What is Intracellular Cytokine Staining?

A flow cytometry based assay that detects the production and accumulation of cytokines

Production of cytokines plays an important role in the immune response. Cytokines are involved in many different pathways including the induction of many anti-viral proteins by IFN gamma, the induction of T cell proliferation by IL-2 and the inhibition of viral gene expression and replication by TNF alpha. Cytokines are not preformed factors but are rapidly produced and secreted in response to cellular activation.

Intracellular cytokine staining  (ICS) is a very useful and widely used flow cytometry based assay which detects the production and accumulation of cytokines within the endoplasmic reticulum after cell stimulation.  ICS can be used in combination with other flow cytometry protocols for immunophenotyping using cell surface markers or with MHC multimers to detect an antigen specific response, making it an extremely flexible and versatile method.

The principle of intracellular cytokine staining is as follows:

  • Cells are activated using either a specific peptide or a non-specific activation cocktail
  • An inhibitor of protein transport (e.g. brefeldin A) is added to to retain the cytokines within the cell
  • After washing, antibodies to other cellular markers can be added to the cells
  • The cells are then fixed in paraformaldehyde and permeabilized
  • The anti-cytokine antibody is added and the cells can be analyzed by flow cytometer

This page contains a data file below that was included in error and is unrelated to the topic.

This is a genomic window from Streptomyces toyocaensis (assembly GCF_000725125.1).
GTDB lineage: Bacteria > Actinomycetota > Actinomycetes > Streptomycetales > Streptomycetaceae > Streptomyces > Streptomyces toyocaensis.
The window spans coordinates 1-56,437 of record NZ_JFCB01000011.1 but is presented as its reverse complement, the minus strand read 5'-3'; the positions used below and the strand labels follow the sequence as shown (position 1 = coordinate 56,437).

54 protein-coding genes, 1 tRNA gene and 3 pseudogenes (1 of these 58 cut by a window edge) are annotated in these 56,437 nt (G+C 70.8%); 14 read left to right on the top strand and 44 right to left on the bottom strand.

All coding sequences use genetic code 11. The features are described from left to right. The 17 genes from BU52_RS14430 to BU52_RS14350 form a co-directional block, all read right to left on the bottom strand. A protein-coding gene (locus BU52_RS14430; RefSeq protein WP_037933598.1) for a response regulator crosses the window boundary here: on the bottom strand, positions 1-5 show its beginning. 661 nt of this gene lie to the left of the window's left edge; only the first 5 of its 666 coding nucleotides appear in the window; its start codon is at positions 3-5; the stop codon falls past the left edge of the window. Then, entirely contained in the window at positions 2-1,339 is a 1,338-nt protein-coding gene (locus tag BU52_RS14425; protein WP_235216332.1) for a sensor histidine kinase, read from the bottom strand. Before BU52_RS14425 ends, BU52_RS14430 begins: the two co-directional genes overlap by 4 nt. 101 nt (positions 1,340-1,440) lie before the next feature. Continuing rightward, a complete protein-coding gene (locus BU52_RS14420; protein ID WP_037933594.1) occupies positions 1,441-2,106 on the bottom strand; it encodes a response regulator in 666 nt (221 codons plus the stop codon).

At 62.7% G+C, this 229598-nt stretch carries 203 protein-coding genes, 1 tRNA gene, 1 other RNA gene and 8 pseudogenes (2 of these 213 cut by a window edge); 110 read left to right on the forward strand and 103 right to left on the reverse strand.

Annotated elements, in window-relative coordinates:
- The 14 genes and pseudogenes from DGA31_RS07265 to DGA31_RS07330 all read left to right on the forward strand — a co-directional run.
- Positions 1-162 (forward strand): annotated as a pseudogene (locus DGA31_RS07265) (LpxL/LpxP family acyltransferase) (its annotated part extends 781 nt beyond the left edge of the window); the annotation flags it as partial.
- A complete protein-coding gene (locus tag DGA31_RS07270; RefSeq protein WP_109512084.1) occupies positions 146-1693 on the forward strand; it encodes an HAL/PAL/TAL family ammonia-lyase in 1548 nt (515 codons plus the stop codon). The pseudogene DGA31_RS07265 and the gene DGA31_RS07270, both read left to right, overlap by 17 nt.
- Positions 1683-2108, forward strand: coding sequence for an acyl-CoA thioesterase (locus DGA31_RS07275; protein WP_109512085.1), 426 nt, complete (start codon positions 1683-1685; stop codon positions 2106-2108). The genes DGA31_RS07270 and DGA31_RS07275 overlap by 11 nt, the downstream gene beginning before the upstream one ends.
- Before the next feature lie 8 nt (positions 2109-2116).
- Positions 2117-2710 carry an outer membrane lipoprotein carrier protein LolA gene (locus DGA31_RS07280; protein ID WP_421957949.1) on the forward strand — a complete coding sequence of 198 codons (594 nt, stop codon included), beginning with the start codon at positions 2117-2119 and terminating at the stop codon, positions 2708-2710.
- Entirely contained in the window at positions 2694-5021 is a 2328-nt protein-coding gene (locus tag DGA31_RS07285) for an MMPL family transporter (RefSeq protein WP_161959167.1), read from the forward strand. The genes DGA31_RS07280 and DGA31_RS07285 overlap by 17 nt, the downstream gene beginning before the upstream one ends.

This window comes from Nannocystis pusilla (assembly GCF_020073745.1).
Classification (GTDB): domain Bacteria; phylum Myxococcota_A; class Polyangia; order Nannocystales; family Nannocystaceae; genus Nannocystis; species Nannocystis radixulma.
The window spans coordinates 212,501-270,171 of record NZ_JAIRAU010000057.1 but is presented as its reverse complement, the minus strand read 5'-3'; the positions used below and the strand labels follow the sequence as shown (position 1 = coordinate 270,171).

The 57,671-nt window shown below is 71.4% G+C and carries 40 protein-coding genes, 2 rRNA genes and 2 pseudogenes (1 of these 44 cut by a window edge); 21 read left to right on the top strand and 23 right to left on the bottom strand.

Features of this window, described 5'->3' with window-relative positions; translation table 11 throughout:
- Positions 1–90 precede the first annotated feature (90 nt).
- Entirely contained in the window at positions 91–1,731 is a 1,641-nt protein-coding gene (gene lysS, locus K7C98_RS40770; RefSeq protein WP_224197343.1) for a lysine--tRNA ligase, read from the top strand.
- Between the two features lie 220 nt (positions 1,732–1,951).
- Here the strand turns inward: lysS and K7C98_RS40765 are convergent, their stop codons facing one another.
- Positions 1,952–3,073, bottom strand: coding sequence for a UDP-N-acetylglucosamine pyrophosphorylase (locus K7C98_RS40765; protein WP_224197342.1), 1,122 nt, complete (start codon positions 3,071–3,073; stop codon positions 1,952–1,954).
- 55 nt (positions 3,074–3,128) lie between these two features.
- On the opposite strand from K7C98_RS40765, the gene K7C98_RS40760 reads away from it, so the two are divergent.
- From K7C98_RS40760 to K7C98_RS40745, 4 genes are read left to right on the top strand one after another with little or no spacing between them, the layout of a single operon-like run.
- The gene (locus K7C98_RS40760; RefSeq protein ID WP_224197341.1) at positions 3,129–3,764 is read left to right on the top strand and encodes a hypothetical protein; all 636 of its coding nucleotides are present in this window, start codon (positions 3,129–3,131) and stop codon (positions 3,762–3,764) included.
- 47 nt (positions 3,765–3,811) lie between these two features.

Immune Monitoring

Both ICS and ELISpot can be used to monitor the same functional responses in human and animal studies. Whilst ICS generally requires more cells, the flexibility of the ICS assay allows a more in depth study of the cytokine producing cells. Another advantage over more traditional killing assays, is that ICS can be performed on cryo-preserved cells as well as fresh samples.

The major drawbacks of using ICS as a functional test is that the cells will activate in response to a wide variety of stimulatory signals and so it is difficult to unequivocally state that positive staining (especially low intensity staining) is truly antigen specific. Used in conjunction with other functional assays such as ELISpot or multimer staining, ICS can provide useful supporting evidence of an antigen specific response.

Epitope Discovery

The aim of epitope mapping projects is to identify and characterize novel epitopes from a protein that are recognized by the immune system. By identifying novel epitopes, strategies can be developed to produce immunotherapies or vaccines for a wide range of disease areas such as cancers or infectious diseases.

ICS can be used as part of an epitope discovery project, using pools of peptides. Due to the larger numbers of cells required for this assay, ELISpot is generally the preferred functional assay for screening large numbers of peptides. Once the number of prospective epitopes has been reduced, ICS is a good way to determine the response of the cells to a particular peptide, or small pool of peptides. As ICS can be easily combined with antibody and MHC multimer staining in flow cytometry is can provide useful phenotypic and functional data about antigen specific cells.